SAN DIEGO — The San Diego City Council’s Infrastructure Committee voted Wednesday to move forward with budget adjustments that would fund renovations to the city-leased 101 Ash Street office building, which has been the subject of delays and tens of millions of dollars in projected cost overruns.
City staff will bid out the project to receive cost estimates for renovations of several scopes. Then, in June, the City Council will decide whether to select a bid and appropriate anywhere from $18.2 million to around $30 million in current fiscal year capital improvement budget adjustments for renovations.
Money would mostly come from unused general fund appropriations, the capital outlay fund and several city departments tied to the building.
The committee vote was 3-1, with Councilman David Alvarez casting the dissenting vote.
“We were told we were getting something that we did not get or come close to getting. Now I’m supposed to trust we’re supposed to get this other thing for this cost, and I have a hard time actually believing that,” he said.
The 101 Ash St. building is intended to accommodate city employees currently working in rental spaces.
The city signed a 20-year lease-to-own agreement for the former Sempra Energy building in 2016. At that time officials planned to renovate five floors for around $5 million, then begin moving employees into the building last July. The scope of preferred building renovations has changed over time, however.
Following council approval, city staff began working with planners and determined all 19 floors of the building should be renovated to increase the number of work stations from 800 to 1,157 and secure long-term cost savings. Staffers determined it would cost roughly $27 million to renovate each floor, which put the project on hold while the building remains empty.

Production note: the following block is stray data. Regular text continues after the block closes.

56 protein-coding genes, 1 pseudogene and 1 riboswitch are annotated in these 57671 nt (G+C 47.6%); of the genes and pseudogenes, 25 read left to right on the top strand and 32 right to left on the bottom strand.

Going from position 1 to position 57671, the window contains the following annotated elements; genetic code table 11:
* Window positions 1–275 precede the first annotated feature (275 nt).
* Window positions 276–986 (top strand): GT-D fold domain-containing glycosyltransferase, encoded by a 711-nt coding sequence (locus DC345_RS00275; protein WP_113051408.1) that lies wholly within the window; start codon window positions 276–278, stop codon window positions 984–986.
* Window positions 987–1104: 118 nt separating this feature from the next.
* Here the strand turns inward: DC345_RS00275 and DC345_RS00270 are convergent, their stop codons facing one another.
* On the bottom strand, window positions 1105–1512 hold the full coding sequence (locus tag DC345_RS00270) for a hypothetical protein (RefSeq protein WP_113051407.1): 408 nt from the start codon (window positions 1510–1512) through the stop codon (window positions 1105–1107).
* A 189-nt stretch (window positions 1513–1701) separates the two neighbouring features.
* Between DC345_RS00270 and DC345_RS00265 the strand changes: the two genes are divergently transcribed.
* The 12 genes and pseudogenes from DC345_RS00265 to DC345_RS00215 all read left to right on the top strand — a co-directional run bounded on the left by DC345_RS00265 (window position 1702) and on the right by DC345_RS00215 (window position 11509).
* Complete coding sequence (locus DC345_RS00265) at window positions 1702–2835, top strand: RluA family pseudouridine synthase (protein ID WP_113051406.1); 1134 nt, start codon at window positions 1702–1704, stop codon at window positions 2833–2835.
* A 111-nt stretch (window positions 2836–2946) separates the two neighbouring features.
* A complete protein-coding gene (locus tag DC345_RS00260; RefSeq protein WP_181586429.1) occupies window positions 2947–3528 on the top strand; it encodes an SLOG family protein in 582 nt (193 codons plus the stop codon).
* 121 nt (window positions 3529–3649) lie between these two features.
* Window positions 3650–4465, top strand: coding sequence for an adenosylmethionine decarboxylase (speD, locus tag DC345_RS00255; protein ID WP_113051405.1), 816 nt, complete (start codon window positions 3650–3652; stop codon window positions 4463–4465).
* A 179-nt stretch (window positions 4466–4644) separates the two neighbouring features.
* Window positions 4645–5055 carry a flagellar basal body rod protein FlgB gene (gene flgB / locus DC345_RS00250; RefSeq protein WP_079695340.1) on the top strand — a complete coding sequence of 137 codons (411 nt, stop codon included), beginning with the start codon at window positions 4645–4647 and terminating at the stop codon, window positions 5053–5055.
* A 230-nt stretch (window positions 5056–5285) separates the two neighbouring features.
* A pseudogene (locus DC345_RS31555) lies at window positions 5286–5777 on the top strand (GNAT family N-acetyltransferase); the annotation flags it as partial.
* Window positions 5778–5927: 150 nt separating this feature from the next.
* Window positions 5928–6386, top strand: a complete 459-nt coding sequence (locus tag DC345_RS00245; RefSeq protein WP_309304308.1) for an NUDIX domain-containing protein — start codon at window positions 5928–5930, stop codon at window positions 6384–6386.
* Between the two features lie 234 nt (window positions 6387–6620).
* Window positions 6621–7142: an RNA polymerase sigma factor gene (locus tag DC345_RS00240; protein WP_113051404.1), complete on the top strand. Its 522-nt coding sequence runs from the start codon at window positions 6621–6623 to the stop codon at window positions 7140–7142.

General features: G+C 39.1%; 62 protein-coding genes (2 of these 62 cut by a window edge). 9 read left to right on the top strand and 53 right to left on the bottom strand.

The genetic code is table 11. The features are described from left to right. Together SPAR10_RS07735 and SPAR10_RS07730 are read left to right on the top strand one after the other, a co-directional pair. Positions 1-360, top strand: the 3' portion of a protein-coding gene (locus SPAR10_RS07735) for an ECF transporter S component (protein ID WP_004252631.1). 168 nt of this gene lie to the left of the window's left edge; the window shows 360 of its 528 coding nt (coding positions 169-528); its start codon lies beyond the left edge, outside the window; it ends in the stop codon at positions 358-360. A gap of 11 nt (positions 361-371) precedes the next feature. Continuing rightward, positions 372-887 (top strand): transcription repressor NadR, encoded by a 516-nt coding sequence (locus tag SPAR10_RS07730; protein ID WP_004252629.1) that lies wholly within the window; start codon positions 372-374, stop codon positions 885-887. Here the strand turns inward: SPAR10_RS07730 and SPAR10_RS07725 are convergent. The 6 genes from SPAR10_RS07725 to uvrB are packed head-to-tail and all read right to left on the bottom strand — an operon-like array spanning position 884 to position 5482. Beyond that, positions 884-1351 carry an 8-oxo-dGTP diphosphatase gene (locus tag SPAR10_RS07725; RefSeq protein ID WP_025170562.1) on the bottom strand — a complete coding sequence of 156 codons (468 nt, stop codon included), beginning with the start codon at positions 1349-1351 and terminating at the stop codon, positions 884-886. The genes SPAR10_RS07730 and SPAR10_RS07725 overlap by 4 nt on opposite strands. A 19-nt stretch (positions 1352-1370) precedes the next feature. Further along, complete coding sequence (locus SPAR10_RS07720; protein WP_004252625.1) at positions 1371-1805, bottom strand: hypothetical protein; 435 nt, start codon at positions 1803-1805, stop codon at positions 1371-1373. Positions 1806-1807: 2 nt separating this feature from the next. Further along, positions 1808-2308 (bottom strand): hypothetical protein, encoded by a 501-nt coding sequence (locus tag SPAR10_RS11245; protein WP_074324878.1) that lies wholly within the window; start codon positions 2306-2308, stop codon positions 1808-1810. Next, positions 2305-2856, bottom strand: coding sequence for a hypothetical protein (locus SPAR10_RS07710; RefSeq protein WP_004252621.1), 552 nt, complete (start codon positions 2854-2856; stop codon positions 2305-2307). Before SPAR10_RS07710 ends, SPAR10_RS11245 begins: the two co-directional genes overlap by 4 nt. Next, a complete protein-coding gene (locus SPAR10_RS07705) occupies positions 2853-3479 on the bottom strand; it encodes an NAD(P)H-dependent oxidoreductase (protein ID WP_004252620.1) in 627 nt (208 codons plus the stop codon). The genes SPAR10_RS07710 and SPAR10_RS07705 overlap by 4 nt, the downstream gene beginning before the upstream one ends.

Council members, meanwhile, have expressed frustration at being left in the dark by city staff regarding a fluid situation.
On Wednesday, city staff presented four options for the building, ranging from leaving it as is, renovating some floors or renovating all floors.
Independent Budget Analyst Andrea Tevlin said the cost to renovate five floors now stands at about $18.2 million. Renovating all floors would cost an additional $9 to $12 million, she said, which could possibly be paid in commercial paper loans.
City Assistant Chief Operating Officer Stacey LoMedico said a 19-floor renovation is more cost-effective in a 20-year context, despite higher upfront renovation costs.
“Even with the delay and the higher initial capital improvements anticipated, utilizing the building to its maximum extent will provide long-term savings to the taxpayers by improving our efficiencies and operations by being in a building we will own after 20 years,” she said.